CMA demands greater transparency from legal service providers
Having undertaken a year-long study into the legal services sector, the Competition and Markets Authority (CMA) has concluded that competition in legal services for both small businesses and individual consumers is not working well. In particular, there is not enough information available on price, quality and service to help choose the best option.
The CMA has set out a package of measures which challenges providers and regulators to help customers better navigate the market and get value for money. The changes have been drawn up after discussions with key stakeholders, including the eight frontline legal regulators, and will be overseen by the Legal Services Board, which will report regularly on progress. These include:
- A requirement on providers to display information on price, service, redress and regulatory status to help potential customers. This would include publishing pricing information for particular services online (only 17% of firms do so at present).
- Revamping and promoting the existing Legal Choices website to be a starting point for customers needing help, information and guidance on how to navigate the market and purchase services.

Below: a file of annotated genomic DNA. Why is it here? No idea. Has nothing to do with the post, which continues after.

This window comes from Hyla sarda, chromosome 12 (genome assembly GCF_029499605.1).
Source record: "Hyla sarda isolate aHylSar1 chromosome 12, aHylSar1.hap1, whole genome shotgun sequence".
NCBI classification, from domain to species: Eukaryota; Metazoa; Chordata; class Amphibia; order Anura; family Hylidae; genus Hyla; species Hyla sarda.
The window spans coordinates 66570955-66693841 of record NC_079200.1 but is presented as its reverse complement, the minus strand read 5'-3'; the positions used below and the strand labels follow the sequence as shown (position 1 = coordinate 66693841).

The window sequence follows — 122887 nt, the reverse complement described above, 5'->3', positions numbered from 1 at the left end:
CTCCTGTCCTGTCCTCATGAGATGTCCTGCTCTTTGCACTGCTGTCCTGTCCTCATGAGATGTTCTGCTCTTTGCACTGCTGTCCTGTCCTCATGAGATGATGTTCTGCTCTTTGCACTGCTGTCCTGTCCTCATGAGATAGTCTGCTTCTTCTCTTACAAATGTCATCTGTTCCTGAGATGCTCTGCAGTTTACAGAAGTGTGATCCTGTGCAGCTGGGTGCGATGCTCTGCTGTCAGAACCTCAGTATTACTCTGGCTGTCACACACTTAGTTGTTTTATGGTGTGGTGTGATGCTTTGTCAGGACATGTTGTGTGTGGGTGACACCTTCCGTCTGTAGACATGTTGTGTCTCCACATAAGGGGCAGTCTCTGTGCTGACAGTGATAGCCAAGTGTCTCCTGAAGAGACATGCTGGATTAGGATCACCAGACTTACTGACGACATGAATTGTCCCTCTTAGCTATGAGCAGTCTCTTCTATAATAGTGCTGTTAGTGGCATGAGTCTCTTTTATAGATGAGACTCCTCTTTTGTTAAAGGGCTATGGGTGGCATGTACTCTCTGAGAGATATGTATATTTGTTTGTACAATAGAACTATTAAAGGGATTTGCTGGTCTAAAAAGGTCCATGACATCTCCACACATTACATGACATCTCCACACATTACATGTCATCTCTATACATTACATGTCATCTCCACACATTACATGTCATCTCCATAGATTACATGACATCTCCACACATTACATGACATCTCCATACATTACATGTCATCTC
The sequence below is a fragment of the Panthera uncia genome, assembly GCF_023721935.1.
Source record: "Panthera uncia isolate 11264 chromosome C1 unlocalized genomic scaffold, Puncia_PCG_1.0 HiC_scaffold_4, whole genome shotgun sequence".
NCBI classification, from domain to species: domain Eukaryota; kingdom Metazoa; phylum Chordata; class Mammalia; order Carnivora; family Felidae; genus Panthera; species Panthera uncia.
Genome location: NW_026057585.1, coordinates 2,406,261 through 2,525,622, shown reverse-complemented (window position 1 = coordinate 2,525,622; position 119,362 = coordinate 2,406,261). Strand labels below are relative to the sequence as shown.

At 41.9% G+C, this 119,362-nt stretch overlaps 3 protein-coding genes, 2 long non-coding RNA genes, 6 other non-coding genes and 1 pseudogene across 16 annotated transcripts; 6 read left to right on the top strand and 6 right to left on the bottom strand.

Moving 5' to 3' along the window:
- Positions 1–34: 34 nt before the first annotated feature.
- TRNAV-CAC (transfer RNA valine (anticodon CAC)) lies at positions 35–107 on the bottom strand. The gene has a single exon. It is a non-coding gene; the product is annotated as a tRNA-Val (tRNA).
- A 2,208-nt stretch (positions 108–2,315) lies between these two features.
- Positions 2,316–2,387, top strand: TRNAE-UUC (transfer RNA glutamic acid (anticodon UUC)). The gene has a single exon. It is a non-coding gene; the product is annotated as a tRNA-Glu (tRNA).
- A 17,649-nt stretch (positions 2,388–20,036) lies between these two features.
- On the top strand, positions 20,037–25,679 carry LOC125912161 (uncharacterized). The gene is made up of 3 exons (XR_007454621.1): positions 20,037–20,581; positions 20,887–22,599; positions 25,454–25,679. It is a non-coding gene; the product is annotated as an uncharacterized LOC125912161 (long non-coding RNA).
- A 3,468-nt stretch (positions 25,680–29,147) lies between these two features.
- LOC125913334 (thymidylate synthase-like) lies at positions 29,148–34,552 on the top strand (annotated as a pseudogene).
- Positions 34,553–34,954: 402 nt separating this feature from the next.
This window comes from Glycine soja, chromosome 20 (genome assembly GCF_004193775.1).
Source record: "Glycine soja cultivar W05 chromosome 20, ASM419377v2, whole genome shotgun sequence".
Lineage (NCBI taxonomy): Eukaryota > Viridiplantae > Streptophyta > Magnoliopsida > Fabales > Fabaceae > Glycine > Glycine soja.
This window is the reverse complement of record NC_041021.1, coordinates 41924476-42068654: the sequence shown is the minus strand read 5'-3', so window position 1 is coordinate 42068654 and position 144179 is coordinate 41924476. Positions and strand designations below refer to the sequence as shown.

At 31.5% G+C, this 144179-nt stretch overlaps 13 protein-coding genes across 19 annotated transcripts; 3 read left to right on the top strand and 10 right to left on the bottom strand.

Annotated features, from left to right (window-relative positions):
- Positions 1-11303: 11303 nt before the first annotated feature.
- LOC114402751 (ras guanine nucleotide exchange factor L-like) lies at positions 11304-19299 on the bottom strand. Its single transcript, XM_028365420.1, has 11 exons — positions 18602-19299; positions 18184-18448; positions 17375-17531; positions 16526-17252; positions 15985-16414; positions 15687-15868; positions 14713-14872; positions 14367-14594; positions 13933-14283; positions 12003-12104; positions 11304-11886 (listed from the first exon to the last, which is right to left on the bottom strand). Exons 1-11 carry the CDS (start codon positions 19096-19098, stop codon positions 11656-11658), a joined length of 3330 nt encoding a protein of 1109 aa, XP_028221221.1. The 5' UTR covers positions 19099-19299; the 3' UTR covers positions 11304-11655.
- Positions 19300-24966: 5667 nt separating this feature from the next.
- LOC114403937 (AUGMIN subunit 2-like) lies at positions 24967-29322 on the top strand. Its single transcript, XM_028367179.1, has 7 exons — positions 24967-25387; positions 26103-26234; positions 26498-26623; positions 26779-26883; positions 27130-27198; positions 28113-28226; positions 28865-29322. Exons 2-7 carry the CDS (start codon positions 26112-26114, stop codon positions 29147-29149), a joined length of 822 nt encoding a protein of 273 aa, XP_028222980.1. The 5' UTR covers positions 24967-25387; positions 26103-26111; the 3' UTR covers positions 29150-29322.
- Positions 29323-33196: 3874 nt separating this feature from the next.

- Facilitating the development of comparison sites and other intermediaries to allow customers to compare providers in one place by making data already collected by regulators available. At present only 22% of people compare the services on offer before appointing a lawyer.
- Encouraging legal service providers to engage with feedback and review platforms to ensure that customers can benefit from the experience of others before making their choice.
- Recommending that the Ministry of Justice looks at whether to extend protection from existing redress schemes to customers using “unauthorised” providers.
As part of its study, the CMA considered the impact of legal services regulation on competition and found that whilst the current system is not a major barrier, it may not be sustainable in the long term. In particular, the framework is not sufficiently flexible to apply proportionate risk-based regulation which reflects differences across legal services which could harm competition. The CMA is therefore also recommending that the Ministry of Justice reviews the current framework to make it more flexible and targeted at protecting consumers in areas where it is most needed.